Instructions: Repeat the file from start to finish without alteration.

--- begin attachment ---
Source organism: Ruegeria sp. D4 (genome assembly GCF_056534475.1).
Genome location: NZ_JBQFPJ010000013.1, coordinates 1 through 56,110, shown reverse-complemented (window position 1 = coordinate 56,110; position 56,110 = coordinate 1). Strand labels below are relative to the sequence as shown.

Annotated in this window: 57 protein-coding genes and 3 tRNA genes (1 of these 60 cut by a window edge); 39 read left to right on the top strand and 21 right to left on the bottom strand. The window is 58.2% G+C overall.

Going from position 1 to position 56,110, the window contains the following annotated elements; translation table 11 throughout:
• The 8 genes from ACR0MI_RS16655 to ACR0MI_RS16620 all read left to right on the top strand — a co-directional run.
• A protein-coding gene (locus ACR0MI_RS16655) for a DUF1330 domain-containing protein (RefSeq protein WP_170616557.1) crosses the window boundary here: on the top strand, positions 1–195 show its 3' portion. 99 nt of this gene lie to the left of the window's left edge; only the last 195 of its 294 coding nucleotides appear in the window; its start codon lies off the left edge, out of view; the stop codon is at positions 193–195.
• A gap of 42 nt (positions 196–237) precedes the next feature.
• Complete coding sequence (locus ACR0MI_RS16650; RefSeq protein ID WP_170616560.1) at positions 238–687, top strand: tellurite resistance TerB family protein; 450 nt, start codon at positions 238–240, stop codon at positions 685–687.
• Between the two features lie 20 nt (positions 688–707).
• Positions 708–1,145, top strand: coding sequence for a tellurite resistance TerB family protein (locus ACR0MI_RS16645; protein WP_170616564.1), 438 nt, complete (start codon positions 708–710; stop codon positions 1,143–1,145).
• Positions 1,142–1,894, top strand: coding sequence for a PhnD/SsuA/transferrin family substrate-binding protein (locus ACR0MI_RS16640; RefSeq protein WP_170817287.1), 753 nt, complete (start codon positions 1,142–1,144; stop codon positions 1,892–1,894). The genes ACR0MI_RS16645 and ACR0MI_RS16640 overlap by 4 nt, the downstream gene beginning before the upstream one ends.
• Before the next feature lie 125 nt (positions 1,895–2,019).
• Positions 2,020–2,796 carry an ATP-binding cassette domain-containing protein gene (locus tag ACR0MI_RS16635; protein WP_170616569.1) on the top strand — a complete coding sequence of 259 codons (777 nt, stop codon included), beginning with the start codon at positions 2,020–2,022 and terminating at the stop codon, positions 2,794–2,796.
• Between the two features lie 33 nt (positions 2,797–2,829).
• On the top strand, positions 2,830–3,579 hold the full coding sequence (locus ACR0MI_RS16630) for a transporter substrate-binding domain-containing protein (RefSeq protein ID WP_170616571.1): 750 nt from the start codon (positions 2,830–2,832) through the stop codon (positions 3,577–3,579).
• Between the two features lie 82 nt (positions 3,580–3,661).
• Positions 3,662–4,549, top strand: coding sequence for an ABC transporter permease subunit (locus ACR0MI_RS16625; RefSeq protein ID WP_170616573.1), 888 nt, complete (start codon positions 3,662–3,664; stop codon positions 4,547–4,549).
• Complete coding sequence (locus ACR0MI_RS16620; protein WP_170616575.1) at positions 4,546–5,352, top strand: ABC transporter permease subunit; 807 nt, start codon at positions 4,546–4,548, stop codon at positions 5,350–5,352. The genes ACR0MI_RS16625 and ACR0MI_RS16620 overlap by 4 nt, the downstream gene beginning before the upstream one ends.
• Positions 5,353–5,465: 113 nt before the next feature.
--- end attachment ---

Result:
Source organism: Ruegeria sp. D4 (genome assembly GCF_056534475.1).
Genome location: NZ_JBQFPJ010000013.1, coordinates 1 through 56,110, shown reverse-complemented (window position 1 = coordinate 56,110; position 56,110 = coordinate 1). Strand labels below are relative to the sequence as shown.

Annotated in this window: 57 protein-coding genes and 3 tRNA genes (1 of these 60 cut by a window edge); 39 read left to right on the top strand and 21 right to left on the bottom strand. The window is 58.2% G+C overall.

Going from position 1 to position 56,110, the window contains the following annotated elements; translation table 11 throughout:
• The 8 genes from ACR0MI_RS16655 to ACR0MI_RS16620 all read left to right on the top strand — a co-directional run.
• A protein-coding gene (locus ACR0MI_RS16655) for a DUF1330 domain-containing protein (RefSeq protein WP_170616557.1) crosses the window boundary here: on the top strand, positions 1–195 show its 3' portion. 99 nt of this gene lie to the left of the window's left edge; only the last 195 of its 294 coding nucleotides appear in the window; its start codon lies off the left edge, out of view; the stop codon is at positions 193–195.
• A gap of 42 nt (positions 196–237) precedes the next feature.
• Complete coding sequence (locus ACR0MI_RS16650; RefSeq protein ID WP_170616560.1) at positions 238–687, top strand: tellurite resistance TerB family protein; 450 nt, start codon at positions 238–240, stop codon at positions 685–687.
• Between the two features lie 20 nt (positions 688–707).
• Positions 708–1,145, top strand: coding sequence for a tellurite resistance TerB family protein (locus ACR0MI_RS16645; protein WP_170616564.1), 438 nt, complete (start codon positions 708–710; stop codon positions 1,143–1,145).
• Positions 1,142–1,894, top strand: coding sequence for a PhnD/SsuA/transferrin family substrate-binding protein (locus ACR0MI_RS16640; RefSeq protein WP_170817287.1), 753 nt, complete (start codon positions 1,142–1,144; stop codon positions 1,892–1,894). The genes ACR0MI_RS16645 and ACR0MI_RS16640 overlap by 4 nt, the downstream gene beginning before the upstream one ends.
• Before the next feature lie 125 nt (positions 1,895–2,019).
• Positions 2,020–2,796 carry an ATP-binding cassette domain-containing protein gene (locus tag ACR0MI_RS16635; protein WP_170616569.1) on the top strand — a complete coding sequence of 259 codons (777 nt, stop codon included), beginning with the start codon at positions 2,020–2,022 and terminating at the stop codon, positions 2,794–2,796.
• Between the two features lie 33 nt (positions 2,797–2,829).
• On the top strand, positions 2,830–3,579 hold the full coding sequence (locus ACR0MI_RS16630) for a transporter substrate-binding domain-containing protein (RefSeq protein ID WP_170616571.1): 750 nt from the start codon (positions 2,830–2,832) through the stop codon (positions 3,577–3,579).
• Between the two features lie 82 nt (positions 3,580–3,661).
• Positions 3,662–4,549, top strand: coding sequence for an ABC transporter permease subunit (locus ACR0MI_RS16625; RefSeq protein ID WP_170616573.1), 888 nt, complete (start codon positions 3,662–3,664; stop codon positions 4,547–4,549).
• Complete coding sequence (locus ACR0MI_RS16620; protein WP_170616575.1) at positions 4,546–5,352, top strand: ABC transporter permease subunit; 807 nt, start codon at positions 4,546–4,548, stop codon at positions 5,350–5,352. The genes ACR0MI_RS16625 and ACR0MI_RS16620 overlap by 4 nt, the downstream gene beginning before the upstream one ends.
• Positions 5,353–5,465: 113 nt before the next feature.